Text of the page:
Some good things to include are diaper change, swaddle, closing the blinds, starting your white noise, and reading stories. Once you have finished your routine, you put baby in the crib or bassinet for naptime or nighttime sleep. 

Having a sleep routine helps set the stage and get baby in a perfect state for sleep, which helps baby sleep better. 


Consistency is often underrated. Have a super consistent morning wake up time and bedtime. This will help you establish a solid sleep schedule and get good sleep habits set up from the beginning. Young babies and old babies both need consistency, but young babies need it even more than older babies. Older babies can be more flexible. 

Sicknesses and Medical Issues

If your baby is sick or has a medical condition like reflux, sleep will not be as solid. Reflux will make it so a baby cannot sleep as well, so if baby is not sleeping well and has a medical condition, that might lead to early wakings and it not be due to wake time length being off. 

Sleep Regressions

Fortunately, there are sleep regressions during the newborn months, but it is good to be aware of them because sleep regressions are a real thing in future months. Your first is the 4 month sleep regression, so watch out for that one.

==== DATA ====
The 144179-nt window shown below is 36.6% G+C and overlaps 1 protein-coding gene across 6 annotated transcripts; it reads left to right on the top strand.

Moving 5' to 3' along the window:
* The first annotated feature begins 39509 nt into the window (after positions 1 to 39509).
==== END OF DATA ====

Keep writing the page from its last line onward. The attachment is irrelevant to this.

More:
While there isn’t an official sleep regression, there is a witching hour. Not every baby has a witching hour, but for those who do, they will not sleep well. Witching hour can start at a few weeks old and can go until your baby is about a 3 month old. Read more about witching hour here. 

Special Considerations

Many young newborns will not have a waketime every single waketime of the day. They will eat, then go right to sleep. That is okay. See Adding Waketime to Your Newborn’s Day. This will help you figure out how to get your baby to have a wake time each day. 

Sometimes your baby will not sleep well because of overstimulation rather than simply needing a longer waketime length. See Overstimulation and Don’t Over Stimulate During Playtime


To sum up, as you work to figure out optimal waketime length for your newborn, keep in mind that many do not stay awake after a feeding for every feeding of the day, and that is okay. Start by having a 30-50 minute waketime. As you add time, add only five minutes at a time.

Related Posts

Newborn awake time between naps

This post originally appeared on this blog October 2011

25 thoughts on “How Long Should a Newborn Be Awake Between Naps”